Health

4 Signs You Have Tonsil Stones And How To Treat Them

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Two years ago, I had a sore throat for about a week. I've always been susceptible to strep throat, so I figured it was just that. But a visit to the doctor left me a little stunned.

"You have tonsil stones," he said.

Huh? What are those? Are they like kidney stones? Do I need surgery? I'm gonna need more info, doc!

He went on to explain that tonsil stones, or tonsilloliths, are basically balls of bacteria and debris that build up in your throat. Your tonsils are essentially barriers that are meant to stop bacteria from getting into your throat. They're covered in little nooks and crannies that are supposed to trap the debris, but sometimes that debris gets trapped. This is when tonsil stones form.

For me, I have small tonsils which means there's less space for the same amount of bacteria to get stuck to. As the trapped debris hardens, the stones form and solidify, which end up causing problems. Many people have tonsilloliths in their tonsils, but not everyone can feel the effects. Because of my small tonsils, they were much more noticeable.

So how do you know if you have tonsil stones?

1. Bad Breath

Because the bacteria is basically sitting at the back of your throat, bad breath is a common indicator of tonsil stones. Researchers found that 75% of people who had high concentrations of sulfur compounds in their breath also had tonsil stones.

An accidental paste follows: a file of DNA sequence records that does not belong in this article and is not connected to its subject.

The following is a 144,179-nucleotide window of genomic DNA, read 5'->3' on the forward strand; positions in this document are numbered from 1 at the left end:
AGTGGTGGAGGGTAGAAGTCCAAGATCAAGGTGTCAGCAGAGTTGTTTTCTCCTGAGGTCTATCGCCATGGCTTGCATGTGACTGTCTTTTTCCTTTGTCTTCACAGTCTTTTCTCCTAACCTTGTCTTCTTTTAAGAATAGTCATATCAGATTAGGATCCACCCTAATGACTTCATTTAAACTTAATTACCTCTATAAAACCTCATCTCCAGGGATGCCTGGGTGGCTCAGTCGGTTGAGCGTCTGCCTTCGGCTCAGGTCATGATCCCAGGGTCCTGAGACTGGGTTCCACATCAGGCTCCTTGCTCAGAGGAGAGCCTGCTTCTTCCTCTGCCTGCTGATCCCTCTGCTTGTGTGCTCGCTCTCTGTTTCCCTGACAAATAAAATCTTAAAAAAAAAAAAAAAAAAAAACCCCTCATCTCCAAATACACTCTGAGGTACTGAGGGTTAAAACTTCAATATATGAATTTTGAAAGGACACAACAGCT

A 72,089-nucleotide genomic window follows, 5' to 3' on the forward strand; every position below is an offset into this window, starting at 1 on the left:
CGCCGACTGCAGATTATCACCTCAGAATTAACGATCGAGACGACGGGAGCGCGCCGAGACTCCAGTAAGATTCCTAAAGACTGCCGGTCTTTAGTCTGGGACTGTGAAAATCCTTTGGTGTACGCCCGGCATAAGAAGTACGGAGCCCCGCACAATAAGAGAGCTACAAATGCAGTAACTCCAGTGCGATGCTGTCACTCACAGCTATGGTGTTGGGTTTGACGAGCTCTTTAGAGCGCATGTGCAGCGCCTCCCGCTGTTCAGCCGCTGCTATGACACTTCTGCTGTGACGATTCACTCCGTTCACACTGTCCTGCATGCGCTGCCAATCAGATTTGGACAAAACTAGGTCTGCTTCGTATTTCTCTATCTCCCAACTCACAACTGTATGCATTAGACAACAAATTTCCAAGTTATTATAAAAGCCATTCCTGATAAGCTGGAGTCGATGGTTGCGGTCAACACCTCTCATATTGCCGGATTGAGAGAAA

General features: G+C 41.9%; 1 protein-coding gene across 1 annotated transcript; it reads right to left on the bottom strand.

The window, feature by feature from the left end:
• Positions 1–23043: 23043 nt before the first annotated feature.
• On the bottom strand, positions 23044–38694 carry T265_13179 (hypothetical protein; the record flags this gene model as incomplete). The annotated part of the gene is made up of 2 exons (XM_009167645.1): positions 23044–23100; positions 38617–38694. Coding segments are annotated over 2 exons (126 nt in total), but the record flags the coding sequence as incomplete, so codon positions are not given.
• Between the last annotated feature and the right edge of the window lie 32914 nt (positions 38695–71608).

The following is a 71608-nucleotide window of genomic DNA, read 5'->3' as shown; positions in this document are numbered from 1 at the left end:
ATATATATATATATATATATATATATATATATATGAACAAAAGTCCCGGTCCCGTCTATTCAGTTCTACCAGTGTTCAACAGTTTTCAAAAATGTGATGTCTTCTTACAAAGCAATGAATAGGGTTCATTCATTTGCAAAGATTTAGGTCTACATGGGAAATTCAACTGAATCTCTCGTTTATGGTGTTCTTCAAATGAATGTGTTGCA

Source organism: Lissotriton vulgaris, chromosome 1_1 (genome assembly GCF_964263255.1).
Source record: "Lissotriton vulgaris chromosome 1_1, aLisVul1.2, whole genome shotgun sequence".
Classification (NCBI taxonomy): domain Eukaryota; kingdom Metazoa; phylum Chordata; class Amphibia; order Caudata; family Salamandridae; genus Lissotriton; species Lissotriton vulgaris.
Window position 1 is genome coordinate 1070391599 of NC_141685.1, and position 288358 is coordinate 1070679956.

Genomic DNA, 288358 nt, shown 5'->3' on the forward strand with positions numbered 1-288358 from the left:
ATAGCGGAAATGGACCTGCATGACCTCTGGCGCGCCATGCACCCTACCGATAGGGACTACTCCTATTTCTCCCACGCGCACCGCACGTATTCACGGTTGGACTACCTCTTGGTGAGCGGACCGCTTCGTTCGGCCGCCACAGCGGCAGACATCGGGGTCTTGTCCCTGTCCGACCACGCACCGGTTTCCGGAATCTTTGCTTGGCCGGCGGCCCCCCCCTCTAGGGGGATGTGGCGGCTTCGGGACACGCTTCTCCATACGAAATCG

2. Sore Throat

This is how I knew something was wrong. Depending on the size of your stones, it can cause discomfort in your throat. Plus, the presence of bacteria can also cause you to get sick. If you have a sore throat, it's best to get in touch with your doctor to see what the cause is.  

Jon Barron

3. Trouble Swallowing

To this day I still have issues with this. It almost feels like a click when I swallow because of the stones. It's not necessarily painful, but the location of the stone can make it tricky to swallow certain foods.

4. White Debris

When my first tonsil stone flew out of my mouth (literally) I was driving to get groceries and singing along to my favorite song. I assumed it was a piece of food or something that had been lodged in my throat, but after visiting the doctor it all made sense. It's just a small lump of white "gunk" that can often be seen at the back of your throat, but it's strange to see it come out of your mouth. Not all tonsil stones can be seen, but they definitely are there.

So how can you treat them?

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